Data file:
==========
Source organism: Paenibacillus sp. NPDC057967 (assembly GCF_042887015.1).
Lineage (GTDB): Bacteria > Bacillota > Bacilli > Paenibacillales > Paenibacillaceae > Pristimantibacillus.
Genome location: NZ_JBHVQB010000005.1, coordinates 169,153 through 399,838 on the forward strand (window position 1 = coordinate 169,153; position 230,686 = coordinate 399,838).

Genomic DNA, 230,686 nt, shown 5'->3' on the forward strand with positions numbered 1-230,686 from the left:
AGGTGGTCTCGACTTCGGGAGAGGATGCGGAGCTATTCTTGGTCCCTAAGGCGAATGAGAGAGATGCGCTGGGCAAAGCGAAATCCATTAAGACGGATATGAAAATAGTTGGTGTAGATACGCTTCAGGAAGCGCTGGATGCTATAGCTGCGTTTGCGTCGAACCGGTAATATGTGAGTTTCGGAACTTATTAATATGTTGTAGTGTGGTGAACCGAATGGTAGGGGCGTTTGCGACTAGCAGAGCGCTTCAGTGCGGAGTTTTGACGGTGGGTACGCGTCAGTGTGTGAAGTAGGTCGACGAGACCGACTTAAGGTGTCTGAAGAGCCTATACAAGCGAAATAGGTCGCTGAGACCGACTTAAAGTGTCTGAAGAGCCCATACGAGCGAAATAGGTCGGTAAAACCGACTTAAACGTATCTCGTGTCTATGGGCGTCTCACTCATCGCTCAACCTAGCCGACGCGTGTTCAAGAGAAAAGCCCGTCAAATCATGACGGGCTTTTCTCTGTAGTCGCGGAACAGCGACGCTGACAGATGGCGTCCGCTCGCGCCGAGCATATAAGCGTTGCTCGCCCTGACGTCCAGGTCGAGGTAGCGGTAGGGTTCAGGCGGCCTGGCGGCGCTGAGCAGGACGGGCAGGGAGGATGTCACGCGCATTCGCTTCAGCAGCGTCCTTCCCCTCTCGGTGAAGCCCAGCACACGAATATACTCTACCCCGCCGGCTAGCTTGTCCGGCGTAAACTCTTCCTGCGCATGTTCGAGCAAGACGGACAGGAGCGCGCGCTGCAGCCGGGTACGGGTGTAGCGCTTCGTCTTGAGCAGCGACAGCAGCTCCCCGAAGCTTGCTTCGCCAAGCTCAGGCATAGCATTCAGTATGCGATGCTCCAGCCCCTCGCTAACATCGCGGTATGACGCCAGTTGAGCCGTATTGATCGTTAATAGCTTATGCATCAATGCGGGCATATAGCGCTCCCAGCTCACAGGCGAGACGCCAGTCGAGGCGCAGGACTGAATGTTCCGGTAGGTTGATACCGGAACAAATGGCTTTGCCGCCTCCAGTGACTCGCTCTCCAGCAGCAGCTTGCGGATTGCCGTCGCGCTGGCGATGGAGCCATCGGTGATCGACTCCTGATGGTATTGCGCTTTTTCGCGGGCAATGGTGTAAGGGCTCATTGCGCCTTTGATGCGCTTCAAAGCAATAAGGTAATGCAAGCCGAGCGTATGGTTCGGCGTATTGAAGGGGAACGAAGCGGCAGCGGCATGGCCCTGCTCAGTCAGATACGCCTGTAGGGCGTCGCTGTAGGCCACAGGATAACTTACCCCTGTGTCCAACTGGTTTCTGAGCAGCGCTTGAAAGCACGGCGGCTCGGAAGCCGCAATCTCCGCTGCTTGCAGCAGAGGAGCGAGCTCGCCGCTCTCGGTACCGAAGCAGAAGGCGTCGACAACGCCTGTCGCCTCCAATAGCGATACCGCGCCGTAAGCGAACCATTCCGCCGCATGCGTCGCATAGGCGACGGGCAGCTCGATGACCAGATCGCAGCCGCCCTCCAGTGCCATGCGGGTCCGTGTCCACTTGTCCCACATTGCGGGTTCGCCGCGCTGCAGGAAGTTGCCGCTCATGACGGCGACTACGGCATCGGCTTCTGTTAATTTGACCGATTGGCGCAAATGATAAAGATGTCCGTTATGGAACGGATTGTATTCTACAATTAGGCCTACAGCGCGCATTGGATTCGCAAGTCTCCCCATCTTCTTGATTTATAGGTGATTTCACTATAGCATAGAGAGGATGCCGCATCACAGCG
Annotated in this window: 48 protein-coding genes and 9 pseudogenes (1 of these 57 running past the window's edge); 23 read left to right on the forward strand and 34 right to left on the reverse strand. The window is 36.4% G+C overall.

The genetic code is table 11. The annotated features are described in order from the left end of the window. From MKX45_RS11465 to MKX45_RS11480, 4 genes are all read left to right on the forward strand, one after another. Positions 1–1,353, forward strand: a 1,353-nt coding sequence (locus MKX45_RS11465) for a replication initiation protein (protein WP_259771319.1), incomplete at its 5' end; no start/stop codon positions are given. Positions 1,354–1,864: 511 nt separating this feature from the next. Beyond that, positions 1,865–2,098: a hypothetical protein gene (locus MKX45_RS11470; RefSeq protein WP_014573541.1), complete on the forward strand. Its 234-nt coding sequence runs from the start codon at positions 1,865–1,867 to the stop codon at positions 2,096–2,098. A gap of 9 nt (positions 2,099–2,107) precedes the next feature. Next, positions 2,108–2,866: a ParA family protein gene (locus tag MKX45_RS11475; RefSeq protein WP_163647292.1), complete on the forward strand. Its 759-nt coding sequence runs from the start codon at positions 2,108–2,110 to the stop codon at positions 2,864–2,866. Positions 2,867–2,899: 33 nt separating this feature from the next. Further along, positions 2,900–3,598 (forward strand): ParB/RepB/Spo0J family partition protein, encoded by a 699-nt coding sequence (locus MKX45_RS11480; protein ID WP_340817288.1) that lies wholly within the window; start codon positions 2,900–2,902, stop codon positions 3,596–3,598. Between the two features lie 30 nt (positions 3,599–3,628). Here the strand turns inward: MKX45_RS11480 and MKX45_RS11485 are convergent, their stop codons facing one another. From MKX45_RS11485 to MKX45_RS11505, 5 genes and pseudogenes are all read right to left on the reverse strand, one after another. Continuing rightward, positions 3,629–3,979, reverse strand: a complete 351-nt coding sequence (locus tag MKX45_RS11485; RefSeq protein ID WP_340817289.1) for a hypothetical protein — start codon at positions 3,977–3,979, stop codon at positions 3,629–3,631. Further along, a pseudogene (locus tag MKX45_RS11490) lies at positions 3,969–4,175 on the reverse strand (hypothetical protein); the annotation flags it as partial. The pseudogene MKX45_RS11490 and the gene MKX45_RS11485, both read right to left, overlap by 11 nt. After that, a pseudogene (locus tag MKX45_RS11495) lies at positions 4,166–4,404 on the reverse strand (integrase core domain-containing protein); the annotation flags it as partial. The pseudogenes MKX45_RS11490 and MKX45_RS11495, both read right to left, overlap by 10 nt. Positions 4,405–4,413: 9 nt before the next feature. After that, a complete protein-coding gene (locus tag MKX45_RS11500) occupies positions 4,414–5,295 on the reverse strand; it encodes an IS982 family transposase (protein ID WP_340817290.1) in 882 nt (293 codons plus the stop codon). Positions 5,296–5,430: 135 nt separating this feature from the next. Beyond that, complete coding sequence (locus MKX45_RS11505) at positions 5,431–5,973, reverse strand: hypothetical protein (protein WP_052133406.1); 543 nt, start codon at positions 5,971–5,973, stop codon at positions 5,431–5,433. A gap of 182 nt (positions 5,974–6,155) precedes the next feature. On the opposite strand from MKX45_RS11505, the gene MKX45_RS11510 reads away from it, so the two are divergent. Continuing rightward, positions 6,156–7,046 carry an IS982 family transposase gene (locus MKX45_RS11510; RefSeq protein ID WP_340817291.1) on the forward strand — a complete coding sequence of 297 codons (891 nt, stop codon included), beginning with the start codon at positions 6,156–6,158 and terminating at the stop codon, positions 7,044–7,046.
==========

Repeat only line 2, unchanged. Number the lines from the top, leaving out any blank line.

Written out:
Lineage (GTDB): Bacteria > Bacillota > Bacilli > Paenibacillales > Paenibacillaceae > Pristimantibacillus.